The Robber - the supreme tragedy of liberty and fraternity - was Schiller's first play, written in 1780 when he was twenty-one. Nineteen years later he produced his masterpiece, the trilogy Wallenstein, in which he attempted to combine the best of Sophacles, Shakepeare and French Classical drama.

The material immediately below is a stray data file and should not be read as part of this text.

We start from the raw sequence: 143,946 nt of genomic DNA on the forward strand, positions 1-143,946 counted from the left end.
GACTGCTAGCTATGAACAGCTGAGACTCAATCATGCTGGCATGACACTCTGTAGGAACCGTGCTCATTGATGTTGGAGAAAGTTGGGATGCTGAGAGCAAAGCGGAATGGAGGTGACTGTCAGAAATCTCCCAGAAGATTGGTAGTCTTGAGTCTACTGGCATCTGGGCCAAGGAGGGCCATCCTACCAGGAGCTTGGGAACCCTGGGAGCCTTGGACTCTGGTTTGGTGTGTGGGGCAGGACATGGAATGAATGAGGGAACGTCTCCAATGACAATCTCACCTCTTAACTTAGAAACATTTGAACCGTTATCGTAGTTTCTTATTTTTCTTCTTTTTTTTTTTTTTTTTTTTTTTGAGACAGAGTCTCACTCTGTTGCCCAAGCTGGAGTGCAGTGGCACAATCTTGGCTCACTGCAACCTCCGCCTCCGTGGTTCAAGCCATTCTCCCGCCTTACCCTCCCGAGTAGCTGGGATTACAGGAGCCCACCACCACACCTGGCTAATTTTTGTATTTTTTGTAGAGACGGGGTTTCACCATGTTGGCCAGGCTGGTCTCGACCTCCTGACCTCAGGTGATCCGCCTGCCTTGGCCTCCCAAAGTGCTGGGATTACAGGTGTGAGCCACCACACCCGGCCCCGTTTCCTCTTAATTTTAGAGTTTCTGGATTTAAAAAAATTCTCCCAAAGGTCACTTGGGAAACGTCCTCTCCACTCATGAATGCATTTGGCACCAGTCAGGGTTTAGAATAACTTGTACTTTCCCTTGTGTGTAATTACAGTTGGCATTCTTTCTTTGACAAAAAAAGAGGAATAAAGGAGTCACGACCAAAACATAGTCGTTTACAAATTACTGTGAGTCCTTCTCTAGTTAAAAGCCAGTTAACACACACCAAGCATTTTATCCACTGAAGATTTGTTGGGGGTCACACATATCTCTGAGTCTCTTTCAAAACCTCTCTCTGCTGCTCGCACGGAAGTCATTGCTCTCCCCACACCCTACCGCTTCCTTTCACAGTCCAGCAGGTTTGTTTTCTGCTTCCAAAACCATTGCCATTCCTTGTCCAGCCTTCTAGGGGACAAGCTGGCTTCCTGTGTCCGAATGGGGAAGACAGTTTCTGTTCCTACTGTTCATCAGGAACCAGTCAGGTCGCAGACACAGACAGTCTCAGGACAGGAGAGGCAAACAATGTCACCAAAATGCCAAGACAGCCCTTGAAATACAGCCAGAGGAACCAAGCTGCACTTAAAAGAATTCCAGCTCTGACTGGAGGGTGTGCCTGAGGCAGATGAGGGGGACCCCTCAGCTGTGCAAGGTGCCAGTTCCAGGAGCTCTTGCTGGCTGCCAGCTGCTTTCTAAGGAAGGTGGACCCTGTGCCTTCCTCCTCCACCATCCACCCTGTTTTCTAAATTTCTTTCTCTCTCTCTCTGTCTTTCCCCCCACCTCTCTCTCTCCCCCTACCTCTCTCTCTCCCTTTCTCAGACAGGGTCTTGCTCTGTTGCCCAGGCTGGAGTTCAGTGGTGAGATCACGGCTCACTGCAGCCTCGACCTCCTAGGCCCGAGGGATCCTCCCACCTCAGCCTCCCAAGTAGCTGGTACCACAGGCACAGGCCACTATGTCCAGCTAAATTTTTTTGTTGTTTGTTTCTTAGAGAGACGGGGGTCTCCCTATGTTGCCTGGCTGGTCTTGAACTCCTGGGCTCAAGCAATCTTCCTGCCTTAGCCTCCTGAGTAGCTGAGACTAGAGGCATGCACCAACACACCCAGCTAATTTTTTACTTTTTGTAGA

Naturally enough, they are very different works, worlds apart in most of their external features. Yet both bear their author's characteristic stamp in their grand rhetoric and powerful dramatic situations, in their blend of idealism and realism and, above all, in their central theme. For both are concenred with freedom: with man's attempt to spread his wings and fly, to be the arbiter of his own destiny, even to change the world in accordance with his own designs.